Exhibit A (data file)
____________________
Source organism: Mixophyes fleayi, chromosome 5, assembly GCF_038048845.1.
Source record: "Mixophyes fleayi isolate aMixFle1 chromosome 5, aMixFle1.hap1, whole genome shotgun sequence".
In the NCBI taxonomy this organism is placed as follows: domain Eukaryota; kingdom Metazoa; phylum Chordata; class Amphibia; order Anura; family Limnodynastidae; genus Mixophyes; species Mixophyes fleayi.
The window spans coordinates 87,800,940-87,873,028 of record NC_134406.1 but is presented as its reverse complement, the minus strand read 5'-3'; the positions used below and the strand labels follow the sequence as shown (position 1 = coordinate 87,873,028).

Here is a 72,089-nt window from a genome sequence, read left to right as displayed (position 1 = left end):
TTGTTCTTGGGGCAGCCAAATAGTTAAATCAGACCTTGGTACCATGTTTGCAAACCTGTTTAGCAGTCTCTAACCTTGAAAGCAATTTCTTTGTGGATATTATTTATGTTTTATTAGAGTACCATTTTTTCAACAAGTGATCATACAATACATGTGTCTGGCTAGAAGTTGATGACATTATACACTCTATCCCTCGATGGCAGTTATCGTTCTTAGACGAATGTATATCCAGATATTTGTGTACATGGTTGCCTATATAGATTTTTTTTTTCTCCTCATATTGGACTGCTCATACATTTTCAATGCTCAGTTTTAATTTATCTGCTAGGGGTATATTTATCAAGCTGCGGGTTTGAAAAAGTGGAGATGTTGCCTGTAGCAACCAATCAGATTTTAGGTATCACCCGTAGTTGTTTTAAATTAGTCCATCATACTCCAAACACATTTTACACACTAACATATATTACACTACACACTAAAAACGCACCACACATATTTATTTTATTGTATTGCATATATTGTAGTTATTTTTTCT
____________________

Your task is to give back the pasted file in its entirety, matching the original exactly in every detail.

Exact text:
Source organism: Mixophyes fleayi, chromosome 5, assembly GCF_038048845.1.
Source record: "Mixophyes fleayi isolate aMixFle1 chromosome 5, aMixFle1.hap1, whole genome shotgun sequence".
In the NCBI taxonomy this organism is placed as follows: domain Eukaryota; kingdom Metazoa; phylum Chordata; class Amphibia; order Anura; family Limnodynastidae; genus Mixophyes; species Mixophyes fleayi.
The window spans coordinates 87,800,940-87,873,028 of record NC_134406.1 but is presented as its reverse complement, the minus strand read 5'-3'; the positions used below and the strand labels follow the sequence as shown (position 1 = coordinate 87,873,028).

Here is a 72,089-nt window from a genome sequence, read left to right as displayed (position 1 = left end):
TTGTTCTTGGGGCAGCCAAATAGTTAAATCAGACCTTGGTACCATGTTTGCAAACCTGTTTAGCAGTCTCTAACCTTGAAAGCAATTTCTTTGTGGATATTATTTATGTTTTATTAGAGTACCATTTTTTCAACAAGTGATCATACAATACATGTGTCTGGCTAGAAGTTGATGACATTATACACTCTATCCCTCGATGGCAGTTATCGTTCTTAGACGAATGTATATCCAGATATTTGTGTACATGGTTGCCTATATAGATTTTTTTTTTCTCCTCATATTGGACTGCTCATACATTTTCAATGCTCAGTTTTAATTTATCTGCTAGGGGTATATTTATCAAGCTGCGGGTTTGAAAAAGTGGAGATGTTGCCTGTAGCAACCAATCAGATTTTAGGTATCACCCGTAGTTGTTTTAAATTAGTCCATCATACTCCAAACACATTTTACACACTAACATATATTACACTACACACTAAAAACGCACCACACATATTTATTTTATTGTATTGCATATATTGTAGTTATTTTTTCT